Having just read a book I didn’t enjoy (The Bees by Laline Paull) – this gripped me from the start – which made a refreshing change, and reignited my desire to read!

It jumps between the present day (albeit the present day is 1970 and thus before I was born!) and the start of the story during the second world war.  However, the change in story keeps you wanting to read on – it doesn’t feel disjointed.  I’m not sure how the 2 authors split the writing – but it doesn’t feel like one wrote one time period and the other another era – it all kind of flows.

Some of it is in Dublin, some in rural Ireland, some in Paris, some in Geneva, some in various areas of rural France and some in prisoner of war camps (I’ve been to visit Dachau and what you see there stays with you forever) – and each of the different locations is described wonderfully.

There are some massive co-incidences – of different people meeting up in random places – and you kind of just have to go with that and accept it’s happened for the story to work!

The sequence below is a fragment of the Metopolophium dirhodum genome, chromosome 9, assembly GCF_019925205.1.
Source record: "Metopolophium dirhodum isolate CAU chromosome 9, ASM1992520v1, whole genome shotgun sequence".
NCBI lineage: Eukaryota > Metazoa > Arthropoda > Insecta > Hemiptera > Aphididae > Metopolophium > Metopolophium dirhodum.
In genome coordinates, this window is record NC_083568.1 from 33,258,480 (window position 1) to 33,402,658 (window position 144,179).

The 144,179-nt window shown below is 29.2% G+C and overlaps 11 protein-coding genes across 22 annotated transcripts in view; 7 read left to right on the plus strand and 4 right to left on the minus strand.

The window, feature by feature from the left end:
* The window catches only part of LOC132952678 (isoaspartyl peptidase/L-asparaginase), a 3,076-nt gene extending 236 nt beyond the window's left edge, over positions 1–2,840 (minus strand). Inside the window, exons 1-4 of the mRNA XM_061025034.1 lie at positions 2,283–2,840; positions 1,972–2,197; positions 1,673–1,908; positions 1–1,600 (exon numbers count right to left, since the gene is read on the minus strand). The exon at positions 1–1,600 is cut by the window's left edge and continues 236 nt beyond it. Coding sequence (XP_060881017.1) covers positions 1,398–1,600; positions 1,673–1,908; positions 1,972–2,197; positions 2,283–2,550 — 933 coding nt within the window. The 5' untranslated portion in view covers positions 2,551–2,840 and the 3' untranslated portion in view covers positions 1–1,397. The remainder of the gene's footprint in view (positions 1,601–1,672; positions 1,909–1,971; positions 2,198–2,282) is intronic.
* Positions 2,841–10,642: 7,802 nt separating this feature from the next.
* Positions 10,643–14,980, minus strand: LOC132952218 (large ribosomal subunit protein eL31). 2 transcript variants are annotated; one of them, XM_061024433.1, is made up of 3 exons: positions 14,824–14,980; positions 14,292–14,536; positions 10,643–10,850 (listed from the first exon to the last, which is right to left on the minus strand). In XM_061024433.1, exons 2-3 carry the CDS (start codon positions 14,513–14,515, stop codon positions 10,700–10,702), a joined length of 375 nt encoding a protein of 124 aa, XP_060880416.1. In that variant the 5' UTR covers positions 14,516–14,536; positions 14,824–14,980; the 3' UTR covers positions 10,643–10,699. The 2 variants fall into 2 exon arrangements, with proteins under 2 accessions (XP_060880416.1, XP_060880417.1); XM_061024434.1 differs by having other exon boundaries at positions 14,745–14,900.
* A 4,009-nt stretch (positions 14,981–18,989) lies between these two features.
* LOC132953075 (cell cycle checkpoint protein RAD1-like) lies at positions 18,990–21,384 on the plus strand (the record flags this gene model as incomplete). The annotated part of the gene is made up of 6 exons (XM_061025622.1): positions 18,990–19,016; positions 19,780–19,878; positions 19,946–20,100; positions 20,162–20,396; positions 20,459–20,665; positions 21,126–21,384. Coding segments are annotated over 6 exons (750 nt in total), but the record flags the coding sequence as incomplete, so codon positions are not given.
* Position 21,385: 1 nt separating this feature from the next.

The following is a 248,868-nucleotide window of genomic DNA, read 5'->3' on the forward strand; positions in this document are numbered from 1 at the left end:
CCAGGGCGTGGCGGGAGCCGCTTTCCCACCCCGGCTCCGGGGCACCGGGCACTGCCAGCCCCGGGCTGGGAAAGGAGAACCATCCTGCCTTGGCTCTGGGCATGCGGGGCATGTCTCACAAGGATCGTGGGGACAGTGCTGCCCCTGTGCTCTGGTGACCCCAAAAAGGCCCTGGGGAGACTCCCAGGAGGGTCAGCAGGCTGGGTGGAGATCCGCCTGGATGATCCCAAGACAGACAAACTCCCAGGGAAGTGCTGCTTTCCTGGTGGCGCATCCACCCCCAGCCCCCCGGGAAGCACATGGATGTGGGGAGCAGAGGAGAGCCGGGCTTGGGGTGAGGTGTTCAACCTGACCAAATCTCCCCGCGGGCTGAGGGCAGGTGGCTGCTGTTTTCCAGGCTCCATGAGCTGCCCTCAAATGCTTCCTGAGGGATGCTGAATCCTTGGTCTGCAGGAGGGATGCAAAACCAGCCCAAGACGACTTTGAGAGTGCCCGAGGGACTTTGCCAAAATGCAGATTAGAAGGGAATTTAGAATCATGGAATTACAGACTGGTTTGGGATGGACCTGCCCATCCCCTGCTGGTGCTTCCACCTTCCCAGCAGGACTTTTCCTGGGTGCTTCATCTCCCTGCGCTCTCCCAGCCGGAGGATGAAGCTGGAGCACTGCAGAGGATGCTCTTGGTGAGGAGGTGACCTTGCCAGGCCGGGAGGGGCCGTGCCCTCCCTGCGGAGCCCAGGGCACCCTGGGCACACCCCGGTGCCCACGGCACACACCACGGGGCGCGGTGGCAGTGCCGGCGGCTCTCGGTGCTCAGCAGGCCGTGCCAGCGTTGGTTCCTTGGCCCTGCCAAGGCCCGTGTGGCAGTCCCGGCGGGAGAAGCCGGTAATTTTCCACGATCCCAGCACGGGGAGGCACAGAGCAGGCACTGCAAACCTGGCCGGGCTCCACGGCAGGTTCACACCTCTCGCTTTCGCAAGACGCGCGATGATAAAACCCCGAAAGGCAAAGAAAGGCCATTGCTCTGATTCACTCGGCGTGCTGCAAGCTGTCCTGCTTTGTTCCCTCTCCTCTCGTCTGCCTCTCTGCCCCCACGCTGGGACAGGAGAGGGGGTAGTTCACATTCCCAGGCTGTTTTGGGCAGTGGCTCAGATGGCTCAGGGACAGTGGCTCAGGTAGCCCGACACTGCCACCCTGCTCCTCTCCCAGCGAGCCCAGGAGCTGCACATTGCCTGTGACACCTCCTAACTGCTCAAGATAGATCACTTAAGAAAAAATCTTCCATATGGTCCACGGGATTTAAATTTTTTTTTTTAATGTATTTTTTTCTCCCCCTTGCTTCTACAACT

I have one pet peeve (mostly because I am stupidly anal!) but at one point the story is in Thonon les Bains (somewhere I know well, as my best friend from school lives nearby) and the character in question says that they should return to France – implying it’s in Switzerland, as they’ve gone there from Geneva.  Thonon is actually over the border already in France, and I believe the writers meant Paris rather than France – but careless errors like this in the editing really annoy me.  I should, perhaps, get out more……..

But overall this is a beautiful, well written, interesting book that keeps the reader engaged.  The various different love stories – featuring all different types of love – are fabulously nuanced, and evolve really well.

Definitely a book I’d recommend – whether for a category on a reading challenge or just for an escapist read!







And now a beef with Pink’s lyrics ……

Way back when I first started blogging, I discussed that fact that Ironic by Alanis Morissette was in fact mostly full of annoying rather than ironic things.

Well, I have another issue with song lyrics, which my post op drug addled brain first thought was also with Ms Morissette (due to her having an album called ‘Jagged Little Pill’) – but turns out, it’s actually with Pink and her track ‘Just Like A Pill’!